Furthermore, the two sheaves 42, 44 of the drive pulley 36 and the two sheaves 48, 50 of the driven pulley 38 are relatively sized such that the CV transmission unit 22 is able to achieve engine speed-to-input shaft speed ratios RT in the range of less than 1 and greater then 3, and most preferably about 0.6 to about 3.6, as discussed above. As such, each one of the two driven pulley sheaves 48 and 50 is sized generally substantially larger than each of the two drive pulley sheaves 42 and 44.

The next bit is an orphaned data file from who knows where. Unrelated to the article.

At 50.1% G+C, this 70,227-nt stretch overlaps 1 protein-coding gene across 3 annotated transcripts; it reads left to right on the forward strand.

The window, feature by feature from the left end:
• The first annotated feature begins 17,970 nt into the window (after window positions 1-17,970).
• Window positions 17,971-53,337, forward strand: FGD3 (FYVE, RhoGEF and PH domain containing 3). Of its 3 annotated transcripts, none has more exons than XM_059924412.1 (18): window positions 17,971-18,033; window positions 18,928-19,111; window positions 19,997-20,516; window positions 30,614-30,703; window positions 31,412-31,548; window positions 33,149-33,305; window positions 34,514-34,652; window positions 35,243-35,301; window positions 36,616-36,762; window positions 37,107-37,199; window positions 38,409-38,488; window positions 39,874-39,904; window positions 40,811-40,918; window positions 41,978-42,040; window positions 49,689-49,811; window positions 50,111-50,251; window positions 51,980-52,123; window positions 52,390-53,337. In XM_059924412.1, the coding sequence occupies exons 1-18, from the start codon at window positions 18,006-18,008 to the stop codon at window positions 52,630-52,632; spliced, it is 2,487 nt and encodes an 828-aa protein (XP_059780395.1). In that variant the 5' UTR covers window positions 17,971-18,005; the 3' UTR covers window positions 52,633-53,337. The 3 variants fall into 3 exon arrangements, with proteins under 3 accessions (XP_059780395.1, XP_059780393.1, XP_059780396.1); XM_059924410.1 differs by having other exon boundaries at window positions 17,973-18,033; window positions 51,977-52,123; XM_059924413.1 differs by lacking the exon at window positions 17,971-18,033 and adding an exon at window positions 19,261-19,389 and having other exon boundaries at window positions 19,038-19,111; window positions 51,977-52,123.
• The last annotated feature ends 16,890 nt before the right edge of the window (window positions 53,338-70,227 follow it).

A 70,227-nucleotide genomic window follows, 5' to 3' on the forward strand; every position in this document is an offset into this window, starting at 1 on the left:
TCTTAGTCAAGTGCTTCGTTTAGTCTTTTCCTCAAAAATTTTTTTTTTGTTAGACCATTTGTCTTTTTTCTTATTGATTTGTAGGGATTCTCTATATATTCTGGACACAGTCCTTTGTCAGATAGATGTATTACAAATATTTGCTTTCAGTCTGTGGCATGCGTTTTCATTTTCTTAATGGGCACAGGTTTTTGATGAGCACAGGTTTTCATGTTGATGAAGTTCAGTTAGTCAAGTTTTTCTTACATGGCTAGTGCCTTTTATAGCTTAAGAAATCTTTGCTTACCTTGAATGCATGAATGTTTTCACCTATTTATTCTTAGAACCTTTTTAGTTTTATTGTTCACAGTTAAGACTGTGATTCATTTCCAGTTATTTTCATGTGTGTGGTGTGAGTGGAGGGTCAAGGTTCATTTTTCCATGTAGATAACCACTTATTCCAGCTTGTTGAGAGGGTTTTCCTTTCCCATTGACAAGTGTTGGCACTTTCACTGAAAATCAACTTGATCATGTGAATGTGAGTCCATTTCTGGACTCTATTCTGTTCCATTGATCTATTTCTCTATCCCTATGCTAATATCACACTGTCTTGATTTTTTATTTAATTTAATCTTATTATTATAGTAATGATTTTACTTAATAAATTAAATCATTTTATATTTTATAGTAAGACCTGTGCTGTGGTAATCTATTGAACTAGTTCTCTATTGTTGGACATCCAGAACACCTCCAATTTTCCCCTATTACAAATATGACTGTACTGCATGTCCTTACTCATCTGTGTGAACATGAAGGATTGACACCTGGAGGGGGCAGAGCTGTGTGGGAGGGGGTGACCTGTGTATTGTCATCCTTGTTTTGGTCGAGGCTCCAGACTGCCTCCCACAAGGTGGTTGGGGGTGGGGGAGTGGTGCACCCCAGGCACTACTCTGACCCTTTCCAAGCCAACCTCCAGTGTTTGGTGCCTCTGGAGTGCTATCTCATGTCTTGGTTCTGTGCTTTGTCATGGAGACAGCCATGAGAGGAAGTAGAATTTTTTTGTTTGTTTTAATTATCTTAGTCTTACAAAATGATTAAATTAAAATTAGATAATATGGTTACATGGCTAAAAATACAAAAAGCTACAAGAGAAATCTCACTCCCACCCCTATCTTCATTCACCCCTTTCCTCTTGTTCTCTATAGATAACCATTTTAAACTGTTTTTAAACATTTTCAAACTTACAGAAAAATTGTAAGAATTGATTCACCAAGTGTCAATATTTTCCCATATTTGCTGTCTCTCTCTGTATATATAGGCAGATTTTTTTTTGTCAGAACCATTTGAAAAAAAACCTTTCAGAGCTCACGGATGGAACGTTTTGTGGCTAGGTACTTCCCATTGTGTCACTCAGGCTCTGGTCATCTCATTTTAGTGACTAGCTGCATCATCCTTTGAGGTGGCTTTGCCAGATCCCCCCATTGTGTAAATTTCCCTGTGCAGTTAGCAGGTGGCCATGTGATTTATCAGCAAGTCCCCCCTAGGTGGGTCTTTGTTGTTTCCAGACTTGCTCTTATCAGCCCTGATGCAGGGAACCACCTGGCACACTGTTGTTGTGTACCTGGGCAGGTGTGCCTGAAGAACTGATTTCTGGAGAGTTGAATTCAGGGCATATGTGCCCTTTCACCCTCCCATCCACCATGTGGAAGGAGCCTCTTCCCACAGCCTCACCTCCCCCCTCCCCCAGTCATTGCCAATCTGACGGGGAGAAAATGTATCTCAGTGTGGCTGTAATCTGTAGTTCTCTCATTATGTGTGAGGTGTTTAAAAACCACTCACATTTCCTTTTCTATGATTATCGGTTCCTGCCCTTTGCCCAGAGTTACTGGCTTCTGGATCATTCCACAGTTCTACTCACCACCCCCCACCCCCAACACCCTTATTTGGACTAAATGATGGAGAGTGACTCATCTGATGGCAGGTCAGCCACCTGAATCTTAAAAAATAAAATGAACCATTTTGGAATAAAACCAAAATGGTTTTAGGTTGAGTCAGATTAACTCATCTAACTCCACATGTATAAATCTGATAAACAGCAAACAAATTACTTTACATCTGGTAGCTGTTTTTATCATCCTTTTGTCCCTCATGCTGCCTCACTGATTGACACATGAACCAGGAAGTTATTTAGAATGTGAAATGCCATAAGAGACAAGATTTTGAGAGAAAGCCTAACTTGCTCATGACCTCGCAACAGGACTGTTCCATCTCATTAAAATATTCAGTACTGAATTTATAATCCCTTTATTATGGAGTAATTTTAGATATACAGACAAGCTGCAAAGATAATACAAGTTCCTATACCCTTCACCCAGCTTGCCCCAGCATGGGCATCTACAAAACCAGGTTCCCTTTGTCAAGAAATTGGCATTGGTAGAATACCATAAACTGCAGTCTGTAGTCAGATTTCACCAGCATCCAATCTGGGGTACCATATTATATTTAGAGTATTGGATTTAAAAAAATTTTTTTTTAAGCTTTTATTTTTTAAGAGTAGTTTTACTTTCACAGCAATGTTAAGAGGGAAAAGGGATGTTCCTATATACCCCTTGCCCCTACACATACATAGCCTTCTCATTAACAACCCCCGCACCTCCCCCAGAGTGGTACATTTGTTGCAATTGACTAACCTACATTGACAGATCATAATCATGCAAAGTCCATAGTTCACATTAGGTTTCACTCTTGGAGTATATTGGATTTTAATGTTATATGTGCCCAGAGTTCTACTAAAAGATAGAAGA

Referring to FIGS. 3 and 4, the flexible continuous element 40 is disposed about each of the two pulleys 36 and 38 so as to operatively couple the engine shaft 4 with the gearbox input shaft 26. The flexible element 40 has a generally fixed circumferential length (not indicated) and is preferably formed as a conventional belt 41, most preferably as a polymeric V-belt, but may alternatively be constructed as any other appropriate flexible continuous mechanical elements, such as for example, a flat belt, a chain, etc. The belt 41 basically functions to transmit torque from the engine shaft 4 to the gearbox input shaft 26 such that the engine shaft rotatably drives the input shaft 26, either at a speed reduction (speed ratio RT>1) or at an speed increase or “overdrive” condition (speed ratio RT<1). Due to the fixed length of the belt 41, when the drive pulley effective diameter DE1 increases with increasing engine shaft speed SE, the portion of the belt 41 disposed about the drive pulley 36 also increases, reducing the amount of belt length available to the driven pulley 38. Such “take-up” of a greater portion of the belt length by the drive pulley 36 pulls the belt 41 radially inwardly on the driven pulley 38, causing the belt 41 to “wedge-apart” the two driven pulley sheaves 48, 50. In other words, the belt 41 acts upon the driven pulley 38 such that the driven pulley second sheave 50 displaces generally away from the driven pulley first sheave 48, against the biasing action of the biasing member 52, so as to decrease the effective diameter DE2 of the driven pulley 38 and thereby increase the transmission speed ratio RT. When the engine shaft speed SE decreases such that the drive pulley effective diameter DE1 decreases, the belt 41 slackens about the driven pulley 38, permitting the biasing member 52 to displace the second sheave 48 towards the first sheave 50, increasing the second pulley effective diameter DE2 and reducing the transmission speed ratio RT. Thus, the CV transmission unit 22 is configured such that the transmission speed ratio RT automatically decreases when the rotational speed SE of the engine shaft 3 increases, such that gearbox input and output shafts 26 and 28 rotate at a greater or higher speed SI, and the speed ratio RT automatically increases when engine shaft rotational speed SE decreases, such that two gearbox shafts 26, 28 rotate at a lesser or lower speed SI.